Advanced Tutorial 2 – Mon p.m.

Advanced Tutorial 2 - Mon p.m.


First and Second-Order Cybernetics & Science I and Science II by Karl H. Müller and Stuart Umpleby

Registration opens at 08-07-2013 03:26

Registration closes at 29-07-2013 03:26

Max Participants: 20

Registered Users:

  1. tfischer
  2. ludmila.malinova
  3. mike.vandewijnckel
  4. Tirumala
  5. mgpln
  6. titogv
  7. mhohl
  8. jankuiper
  9. sdncook
  10. petertudd
  12. leydesdorff
  13. Aartje
  14. li yuan
  15. RicardoBarrera

Registration is currently closed.

First and Second-Order Cybernetics & Science I and Science II

Karl H. Müller and Stuart A. Umpleby
Time: 14:00 – 17:30

Revolutions in the political sphere are usually immediately recognized as such and are perceived as revolutions as they unfold. Revolutions in the science system, however, become manifest only long after their occurrence. For example, Nicolaus Copernicus did not think of himself as the originator of the Copernican Revolution when he published finally ”De Revolutionibus Orbium Coelestium” in 1543. More than fifty years after the publication very few scholars reacted either positively or negatively to Copernicus’ work and no one perceived the Copernican theory as one of the major revolutions in science. Within this context of silent revolutions in science the tutorial will be focused on two broad issues.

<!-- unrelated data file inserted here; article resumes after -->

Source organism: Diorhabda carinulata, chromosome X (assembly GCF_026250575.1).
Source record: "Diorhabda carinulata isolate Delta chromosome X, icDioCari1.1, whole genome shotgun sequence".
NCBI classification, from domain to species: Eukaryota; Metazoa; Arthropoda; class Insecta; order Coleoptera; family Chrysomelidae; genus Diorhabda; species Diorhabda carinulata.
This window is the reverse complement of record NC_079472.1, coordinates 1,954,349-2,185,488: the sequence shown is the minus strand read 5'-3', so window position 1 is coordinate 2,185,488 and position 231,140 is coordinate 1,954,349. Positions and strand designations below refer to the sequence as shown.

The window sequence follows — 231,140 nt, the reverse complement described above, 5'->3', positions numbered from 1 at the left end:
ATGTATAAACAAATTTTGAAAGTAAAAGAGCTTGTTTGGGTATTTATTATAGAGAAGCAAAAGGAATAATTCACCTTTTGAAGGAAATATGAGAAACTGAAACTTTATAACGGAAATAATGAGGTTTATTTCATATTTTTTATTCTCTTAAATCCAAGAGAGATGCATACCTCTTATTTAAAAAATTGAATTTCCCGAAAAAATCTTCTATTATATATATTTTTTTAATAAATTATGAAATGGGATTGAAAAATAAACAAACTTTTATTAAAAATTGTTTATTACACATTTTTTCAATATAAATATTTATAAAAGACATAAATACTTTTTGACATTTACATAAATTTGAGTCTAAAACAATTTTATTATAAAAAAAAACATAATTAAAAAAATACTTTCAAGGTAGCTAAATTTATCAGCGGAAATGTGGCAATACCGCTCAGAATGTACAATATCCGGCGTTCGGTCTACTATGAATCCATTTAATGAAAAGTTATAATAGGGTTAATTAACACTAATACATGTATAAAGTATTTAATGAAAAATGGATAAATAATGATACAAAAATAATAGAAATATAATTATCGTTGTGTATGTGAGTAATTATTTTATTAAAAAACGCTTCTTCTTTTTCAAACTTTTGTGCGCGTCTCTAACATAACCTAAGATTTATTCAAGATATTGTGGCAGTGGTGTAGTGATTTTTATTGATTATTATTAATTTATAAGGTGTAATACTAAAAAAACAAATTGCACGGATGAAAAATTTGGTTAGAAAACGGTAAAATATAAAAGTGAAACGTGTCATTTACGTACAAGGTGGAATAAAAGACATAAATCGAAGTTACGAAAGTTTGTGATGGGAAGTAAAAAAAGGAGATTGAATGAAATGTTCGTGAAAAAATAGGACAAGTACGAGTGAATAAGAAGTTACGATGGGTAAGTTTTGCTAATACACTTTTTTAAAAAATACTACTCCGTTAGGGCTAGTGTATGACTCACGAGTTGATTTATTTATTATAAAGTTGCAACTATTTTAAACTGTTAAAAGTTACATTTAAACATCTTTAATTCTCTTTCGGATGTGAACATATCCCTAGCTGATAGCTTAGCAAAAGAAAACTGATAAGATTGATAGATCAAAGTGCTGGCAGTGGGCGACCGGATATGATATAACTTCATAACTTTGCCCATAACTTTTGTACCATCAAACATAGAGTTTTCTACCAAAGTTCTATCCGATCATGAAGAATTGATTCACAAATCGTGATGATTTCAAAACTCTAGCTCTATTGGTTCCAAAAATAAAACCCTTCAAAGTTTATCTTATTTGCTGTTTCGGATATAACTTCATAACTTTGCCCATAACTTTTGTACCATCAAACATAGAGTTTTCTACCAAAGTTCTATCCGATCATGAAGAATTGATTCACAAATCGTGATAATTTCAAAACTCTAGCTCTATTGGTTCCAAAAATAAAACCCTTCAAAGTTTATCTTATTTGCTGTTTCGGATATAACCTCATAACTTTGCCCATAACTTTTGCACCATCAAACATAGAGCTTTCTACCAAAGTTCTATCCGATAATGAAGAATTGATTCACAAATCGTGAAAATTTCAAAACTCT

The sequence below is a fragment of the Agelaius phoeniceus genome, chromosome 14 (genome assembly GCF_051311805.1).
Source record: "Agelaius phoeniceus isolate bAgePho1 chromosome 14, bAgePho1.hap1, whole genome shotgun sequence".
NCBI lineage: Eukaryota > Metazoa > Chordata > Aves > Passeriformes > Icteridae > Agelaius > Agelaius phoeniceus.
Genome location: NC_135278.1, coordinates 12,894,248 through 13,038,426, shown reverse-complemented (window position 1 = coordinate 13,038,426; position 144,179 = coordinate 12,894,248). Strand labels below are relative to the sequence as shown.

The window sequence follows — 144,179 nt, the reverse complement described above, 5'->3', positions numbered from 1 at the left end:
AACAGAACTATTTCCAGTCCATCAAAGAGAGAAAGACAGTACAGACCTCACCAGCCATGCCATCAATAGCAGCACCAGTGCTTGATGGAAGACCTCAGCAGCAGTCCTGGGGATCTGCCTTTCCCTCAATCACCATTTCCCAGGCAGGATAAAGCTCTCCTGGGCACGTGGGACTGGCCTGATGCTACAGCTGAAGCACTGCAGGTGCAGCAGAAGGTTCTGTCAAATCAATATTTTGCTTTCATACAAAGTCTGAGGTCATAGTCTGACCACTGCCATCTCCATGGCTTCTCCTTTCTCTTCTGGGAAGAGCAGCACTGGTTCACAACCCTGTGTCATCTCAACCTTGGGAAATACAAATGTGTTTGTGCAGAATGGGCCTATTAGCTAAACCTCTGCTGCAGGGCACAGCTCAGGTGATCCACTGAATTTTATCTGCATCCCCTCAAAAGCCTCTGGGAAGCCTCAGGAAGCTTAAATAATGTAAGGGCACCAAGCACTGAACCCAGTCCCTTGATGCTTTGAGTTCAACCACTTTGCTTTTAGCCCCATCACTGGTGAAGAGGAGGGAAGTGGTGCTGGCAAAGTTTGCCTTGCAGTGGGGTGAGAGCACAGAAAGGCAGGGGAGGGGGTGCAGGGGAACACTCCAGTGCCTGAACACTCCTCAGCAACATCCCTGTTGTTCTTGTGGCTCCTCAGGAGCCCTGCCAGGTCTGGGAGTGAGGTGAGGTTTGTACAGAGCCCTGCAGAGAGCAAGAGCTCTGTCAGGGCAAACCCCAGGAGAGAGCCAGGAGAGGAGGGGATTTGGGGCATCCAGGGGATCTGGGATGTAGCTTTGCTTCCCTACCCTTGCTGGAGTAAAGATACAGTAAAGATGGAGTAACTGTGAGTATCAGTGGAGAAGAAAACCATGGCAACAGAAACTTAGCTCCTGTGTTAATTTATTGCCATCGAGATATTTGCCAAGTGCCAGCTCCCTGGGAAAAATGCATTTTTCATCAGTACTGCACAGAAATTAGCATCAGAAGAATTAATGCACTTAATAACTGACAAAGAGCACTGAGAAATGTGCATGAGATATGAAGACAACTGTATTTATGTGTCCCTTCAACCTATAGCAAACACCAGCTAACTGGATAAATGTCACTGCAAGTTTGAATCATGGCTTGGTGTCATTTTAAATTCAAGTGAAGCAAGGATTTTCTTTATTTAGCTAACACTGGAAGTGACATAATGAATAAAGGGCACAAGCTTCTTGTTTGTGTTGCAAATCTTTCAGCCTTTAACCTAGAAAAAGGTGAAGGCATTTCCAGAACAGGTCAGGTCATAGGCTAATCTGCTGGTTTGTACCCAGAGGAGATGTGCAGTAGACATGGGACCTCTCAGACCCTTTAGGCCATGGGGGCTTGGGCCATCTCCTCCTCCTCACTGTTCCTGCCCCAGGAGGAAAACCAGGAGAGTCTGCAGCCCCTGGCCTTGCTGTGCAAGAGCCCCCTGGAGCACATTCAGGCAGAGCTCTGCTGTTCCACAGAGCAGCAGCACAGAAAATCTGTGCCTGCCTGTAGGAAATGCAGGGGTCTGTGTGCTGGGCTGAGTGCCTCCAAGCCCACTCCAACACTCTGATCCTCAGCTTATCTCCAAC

The first one is the question whether we are experiencing another silent revolution in science and the emergence of a new cognitive architecture of science in general. Here, the concepts of Science I and Science II will be introduced and discussed as a possible difference which makes a significant difference.

The second general problem to be addressed in this tutorial is the role and function of cybernetics within this silent revolution in science. First-order cybernetics was an inter- or transdisciplinary field with a clear focus on controlling and regulating technical, biological or social systems. The tutorial will explore possible roles and functions for second-order cybernetics or, as Heinz von Foerster called it, “the cybernetics of observing systems”. But who is observing what? What does it mean to include an observer into cybernetic investigations? Are we confronted with logical paradoxes and with insurmountable barriers by bringing an observer back in? And what could be the goals of cybernetics as a “theory of the observer”?

Tutor Bios

Karl H. Müller

Karl H. Müller

Since 2001, Karl H. Müller is head of WISDOM, Austria’s infra-structural centre for the social sciences and President of the Heinz von Foerster Society. Previously he was head of the Departments of Political Science and Sociology at the Institute for Advanced Studies (IHS) in Vienna.

His main research interests range from issues in complex modeling within the social sciences and from interdisciplinary analyses of innovation and risk processes in science, technology and society to the history and the current potential of inter- and transdisciplinary research as well as to the frontiers of second order cybernetics and radical constructivism.